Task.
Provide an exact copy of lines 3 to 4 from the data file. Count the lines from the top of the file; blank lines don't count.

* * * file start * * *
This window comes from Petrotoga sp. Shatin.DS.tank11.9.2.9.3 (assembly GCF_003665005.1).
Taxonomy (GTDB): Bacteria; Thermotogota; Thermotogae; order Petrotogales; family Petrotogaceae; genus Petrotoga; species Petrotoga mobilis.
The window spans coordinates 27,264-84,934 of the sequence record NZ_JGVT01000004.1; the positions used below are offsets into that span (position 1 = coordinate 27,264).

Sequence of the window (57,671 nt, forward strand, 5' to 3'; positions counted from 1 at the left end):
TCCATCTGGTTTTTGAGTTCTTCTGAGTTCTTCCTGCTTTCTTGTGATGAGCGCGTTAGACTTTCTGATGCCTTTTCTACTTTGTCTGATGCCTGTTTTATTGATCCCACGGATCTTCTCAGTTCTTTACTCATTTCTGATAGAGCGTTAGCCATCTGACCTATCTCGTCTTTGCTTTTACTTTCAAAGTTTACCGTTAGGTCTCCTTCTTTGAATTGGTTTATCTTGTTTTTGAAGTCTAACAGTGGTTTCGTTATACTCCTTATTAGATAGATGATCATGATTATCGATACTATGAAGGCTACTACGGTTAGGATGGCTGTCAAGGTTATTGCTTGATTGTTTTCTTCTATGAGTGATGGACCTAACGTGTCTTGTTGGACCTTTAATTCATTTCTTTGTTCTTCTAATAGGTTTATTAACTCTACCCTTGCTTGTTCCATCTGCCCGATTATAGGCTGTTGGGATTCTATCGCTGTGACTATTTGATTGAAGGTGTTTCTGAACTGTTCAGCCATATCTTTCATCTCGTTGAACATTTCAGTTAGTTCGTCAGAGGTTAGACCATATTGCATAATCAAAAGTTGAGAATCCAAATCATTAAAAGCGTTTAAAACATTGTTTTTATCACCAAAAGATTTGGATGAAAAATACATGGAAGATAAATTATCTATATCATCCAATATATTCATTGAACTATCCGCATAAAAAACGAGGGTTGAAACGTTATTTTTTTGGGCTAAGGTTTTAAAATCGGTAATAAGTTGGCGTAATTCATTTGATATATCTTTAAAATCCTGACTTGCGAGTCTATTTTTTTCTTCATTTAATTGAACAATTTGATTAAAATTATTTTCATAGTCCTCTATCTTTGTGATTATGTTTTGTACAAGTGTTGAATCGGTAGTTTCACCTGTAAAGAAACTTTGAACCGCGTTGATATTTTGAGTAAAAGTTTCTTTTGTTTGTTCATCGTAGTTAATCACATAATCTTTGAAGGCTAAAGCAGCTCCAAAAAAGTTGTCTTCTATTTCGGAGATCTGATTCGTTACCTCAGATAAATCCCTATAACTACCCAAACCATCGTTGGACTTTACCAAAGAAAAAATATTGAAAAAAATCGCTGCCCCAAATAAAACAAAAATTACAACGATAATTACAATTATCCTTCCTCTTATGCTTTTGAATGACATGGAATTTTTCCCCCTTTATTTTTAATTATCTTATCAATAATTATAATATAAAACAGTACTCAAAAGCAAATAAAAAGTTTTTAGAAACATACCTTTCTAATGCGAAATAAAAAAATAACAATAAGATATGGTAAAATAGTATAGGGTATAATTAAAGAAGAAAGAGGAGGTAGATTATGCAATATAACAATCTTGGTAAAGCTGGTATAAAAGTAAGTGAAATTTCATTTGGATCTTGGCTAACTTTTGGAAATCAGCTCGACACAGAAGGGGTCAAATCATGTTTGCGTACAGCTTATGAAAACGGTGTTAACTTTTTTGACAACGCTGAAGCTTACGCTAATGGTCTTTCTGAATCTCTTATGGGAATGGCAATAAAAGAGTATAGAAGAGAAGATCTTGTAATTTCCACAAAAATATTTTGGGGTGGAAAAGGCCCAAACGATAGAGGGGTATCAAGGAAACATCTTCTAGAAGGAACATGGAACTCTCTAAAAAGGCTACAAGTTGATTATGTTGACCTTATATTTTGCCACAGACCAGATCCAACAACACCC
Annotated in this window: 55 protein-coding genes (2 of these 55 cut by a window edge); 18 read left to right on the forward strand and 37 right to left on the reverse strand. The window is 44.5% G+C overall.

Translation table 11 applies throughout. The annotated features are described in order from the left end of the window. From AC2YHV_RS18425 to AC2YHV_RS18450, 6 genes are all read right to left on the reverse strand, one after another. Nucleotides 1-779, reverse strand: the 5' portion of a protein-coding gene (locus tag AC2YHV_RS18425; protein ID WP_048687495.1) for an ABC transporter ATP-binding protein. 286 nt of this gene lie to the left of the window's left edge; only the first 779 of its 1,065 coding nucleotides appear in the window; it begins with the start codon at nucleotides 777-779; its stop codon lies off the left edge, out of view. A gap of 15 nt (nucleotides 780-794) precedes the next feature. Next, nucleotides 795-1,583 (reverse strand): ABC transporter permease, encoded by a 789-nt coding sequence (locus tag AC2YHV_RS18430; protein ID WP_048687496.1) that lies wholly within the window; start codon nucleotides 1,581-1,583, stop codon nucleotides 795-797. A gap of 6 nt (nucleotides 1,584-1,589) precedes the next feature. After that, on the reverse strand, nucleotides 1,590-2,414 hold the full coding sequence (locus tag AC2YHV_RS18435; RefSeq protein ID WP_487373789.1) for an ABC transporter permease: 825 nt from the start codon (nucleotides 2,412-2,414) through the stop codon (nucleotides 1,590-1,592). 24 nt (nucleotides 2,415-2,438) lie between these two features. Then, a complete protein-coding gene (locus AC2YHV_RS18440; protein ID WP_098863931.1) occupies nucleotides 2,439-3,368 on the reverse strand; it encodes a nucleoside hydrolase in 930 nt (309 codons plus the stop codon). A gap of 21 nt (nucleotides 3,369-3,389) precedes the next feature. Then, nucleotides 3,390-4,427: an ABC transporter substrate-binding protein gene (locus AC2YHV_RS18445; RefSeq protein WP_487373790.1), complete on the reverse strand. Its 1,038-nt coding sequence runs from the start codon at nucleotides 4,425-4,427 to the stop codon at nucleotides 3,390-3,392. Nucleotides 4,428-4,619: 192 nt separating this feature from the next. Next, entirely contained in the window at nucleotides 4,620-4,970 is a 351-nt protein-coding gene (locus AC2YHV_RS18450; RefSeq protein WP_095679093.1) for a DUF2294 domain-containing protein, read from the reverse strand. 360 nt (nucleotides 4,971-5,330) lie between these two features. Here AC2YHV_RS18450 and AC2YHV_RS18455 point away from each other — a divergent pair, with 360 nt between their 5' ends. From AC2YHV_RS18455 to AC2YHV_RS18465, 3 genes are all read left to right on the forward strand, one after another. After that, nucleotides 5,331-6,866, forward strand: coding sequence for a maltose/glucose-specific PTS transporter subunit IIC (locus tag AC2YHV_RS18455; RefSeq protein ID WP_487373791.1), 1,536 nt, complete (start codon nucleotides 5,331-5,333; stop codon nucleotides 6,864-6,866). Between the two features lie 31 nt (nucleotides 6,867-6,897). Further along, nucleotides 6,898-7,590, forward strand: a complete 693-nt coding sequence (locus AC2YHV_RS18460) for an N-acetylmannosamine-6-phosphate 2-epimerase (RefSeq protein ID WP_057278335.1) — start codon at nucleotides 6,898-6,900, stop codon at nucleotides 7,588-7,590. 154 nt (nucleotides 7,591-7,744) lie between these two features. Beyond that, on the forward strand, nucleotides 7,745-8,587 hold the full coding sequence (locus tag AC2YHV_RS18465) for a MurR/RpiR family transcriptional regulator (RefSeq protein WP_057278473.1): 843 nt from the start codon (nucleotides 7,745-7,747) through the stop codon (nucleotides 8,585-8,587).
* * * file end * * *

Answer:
The window spans coordinates 27,264-84,934 of the sequence record NZ_JGVT01000004.1; the positions used below are offsets into that span (position 1 = coordinate 27,264).

Sequence of the window (57,671 nt, forward strand, 5' to 3'; positions counted from 1 at the left end):